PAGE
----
If you have been putting savings away for the longer term and have some extra funds which you would like to take some extra risk on - then I say work yourself out a strategy/plan, get yourself educated and go for it.
If it is individual shares you are interested then work out if you prefer to use fundamental analysis, technical analysis or some of both. You can use fundamental analysis to help determine which shares to buy, and then use technical analysis to help determine when to get into and out of a position.
You say you are prepared to lose $10,000 in order to try to get higher returns. I don't know what percentage this $10,000 is of the capital you intend to use in this kind of investments/trading, but lets assume it is 10% - so your total starting capital would be $100,000. The idea now would be to learn about money management, position sizing and risk management. There are plenty of good books on these subjects.
If you set a maximum loss for each position you open of 1% of your capital - i.e $1,000, then you would have to get 10 straight losses in a row to get to your 10% total loss. You do this by setting stop losses on your positions. I'll use an example to explain:
Say you are looking at a stock priced at $20 and you get a signal to buy it at that price. You now need to determine a stop price which if the stock goes down to, you can say well I may have been wrong on this occasion, the stock price has gone against me so I need to get out now (I put automatic stop loss conditional orders with my broker). You may determine the stop price based on previous support levels, using a percentage of your buy price or another indicator or method. I tend to use the percentage of buy price - lets say you use 10% - so your stop price would be at $18 (10% below your buy price of $20). So now you can work out your position size (the number of shares to buy). Your maximum loss on the position is $2 per share or 10% of your position in this stock, but it should also be only 1% of your total capital - being 1% of $100,000 = $1,000. You simply divide $1,000 by $2 to get 500 shares to buy.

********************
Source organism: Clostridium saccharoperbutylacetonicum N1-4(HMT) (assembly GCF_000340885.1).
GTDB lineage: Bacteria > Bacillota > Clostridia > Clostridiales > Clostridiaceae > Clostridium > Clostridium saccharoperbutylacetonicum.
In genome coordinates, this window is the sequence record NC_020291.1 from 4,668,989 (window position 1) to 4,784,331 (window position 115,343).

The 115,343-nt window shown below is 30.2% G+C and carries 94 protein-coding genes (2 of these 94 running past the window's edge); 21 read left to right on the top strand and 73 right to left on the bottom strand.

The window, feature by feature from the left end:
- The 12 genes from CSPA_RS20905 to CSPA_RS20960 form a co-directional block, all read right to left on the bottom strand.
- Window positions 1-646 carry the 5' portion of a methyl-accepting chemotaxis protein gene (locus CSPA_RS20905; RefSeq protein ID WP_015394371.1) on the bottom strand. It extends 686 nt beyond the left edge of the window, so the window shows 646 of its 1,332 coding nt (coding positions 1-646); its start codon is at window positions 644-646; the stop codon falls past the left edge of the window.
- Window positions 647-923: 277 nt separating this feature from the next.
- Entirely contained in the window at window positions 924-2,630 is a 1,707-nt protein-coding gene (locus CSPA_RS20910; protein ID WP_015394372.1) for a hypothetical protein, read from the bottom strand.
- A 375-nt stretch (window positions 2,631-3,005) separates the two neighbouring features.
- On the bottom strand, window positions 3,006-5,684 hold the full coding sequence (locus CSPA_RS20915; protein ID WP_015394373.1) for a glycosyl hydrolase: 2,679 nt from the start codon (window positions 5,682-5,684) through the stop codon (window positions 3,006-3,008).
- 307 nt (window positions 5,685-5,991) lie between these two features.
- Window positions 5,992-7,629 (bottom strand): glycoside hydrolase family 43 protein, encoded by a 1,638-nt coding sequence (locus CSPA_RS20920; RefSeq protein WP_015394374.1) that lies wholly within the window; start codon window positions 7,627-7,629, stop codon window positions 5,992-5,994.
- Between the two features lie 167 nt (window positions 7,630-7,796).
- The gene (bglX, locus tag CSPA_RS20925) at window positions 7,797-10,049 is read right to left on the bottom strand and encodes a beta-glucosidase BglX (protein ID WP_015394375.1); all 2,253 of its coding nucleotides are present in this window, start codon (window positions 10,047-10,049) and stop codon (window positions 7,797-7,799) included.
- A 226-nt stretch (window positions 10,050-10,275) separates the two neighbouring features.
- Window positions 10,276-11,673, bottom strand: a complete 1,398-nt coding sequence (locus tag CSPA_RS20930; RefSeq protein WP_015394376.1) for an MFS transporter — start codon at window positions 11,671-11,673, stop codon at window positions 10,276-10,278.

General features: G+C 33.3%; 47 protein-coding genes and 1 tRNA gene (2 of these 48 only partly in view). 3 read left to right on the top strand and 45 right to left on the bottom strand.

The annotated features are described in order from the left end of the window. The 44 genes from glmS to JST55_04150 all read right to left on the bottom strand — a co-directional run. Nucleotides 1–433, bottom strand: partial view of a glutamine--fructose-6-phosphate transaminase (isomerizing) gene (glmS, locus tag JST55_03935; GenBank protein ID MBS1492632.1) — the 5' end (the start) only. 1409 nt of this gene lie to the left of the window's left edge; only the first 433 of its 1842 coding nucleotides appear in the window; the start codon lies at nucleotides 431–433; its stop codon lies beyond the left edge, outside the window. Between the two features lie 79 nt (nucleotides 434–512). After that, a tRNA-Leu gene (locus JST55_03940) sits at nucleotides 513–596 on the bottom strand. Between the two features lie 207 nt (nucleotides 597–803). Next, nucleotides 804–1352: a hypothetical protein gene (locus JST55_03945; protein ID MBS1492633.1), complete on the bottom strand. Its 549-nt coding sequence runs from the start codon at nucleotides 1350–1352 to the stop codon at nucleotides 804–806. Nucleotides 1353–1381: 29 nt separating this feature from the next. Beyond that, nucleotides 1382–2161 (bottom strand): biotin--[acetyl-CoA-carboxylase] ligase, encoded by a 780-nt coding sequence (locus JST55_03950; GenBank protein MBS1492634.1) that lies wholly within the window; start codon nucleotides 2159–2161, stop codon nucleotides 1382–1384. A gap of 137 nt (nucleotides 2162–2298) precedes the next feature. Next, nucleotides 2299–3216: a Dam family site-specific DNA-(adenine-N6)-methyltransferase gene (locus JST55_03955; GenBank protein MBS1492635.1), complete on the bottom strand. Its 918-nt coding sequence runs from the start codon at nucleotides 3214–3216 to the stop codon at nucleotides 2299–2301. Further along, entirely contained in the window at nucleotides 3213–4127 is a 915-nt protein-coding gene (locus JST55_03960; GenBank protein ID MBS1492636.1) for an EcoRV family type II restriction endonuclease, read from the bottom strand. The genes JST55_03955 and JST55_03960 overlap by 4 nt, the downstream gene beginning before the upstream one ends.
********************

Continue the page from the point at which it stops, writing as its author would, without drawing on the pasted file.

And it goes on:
You then do this with the rest of your positions - with a $100,000 starting capital using a 1% maximum loss per position and a stop loss of 10% you will end up with a maximum of 10 positions. If you use a larger maximum loss per position your position sizes would increase and you would have less positions to open (I would not go higher than 2% maximum loss per position). If you use a larger stop loss percentage then your position sizes would decrease and you would have more positions to open. The larger the stop loss the longer you will potentially be in a position and the smaller the stop loss generally the less time you will be in a position. Also as your total capital increases so will your 1% of total capital, just as it would decrease if your total capital decreases.
Using this method you can aim for higher risk/ higher return investments and reduce and manage your risk to a desired level.
One other thing to consider, don't let tax determine when you sell an investment. If you are keeping a stock just so you will pay less tax if kept for over 12 months - then you are in real danger of increasing your risk considerably. I would rather pay 50% tax on a 30% return than 25% tax on a 15% return.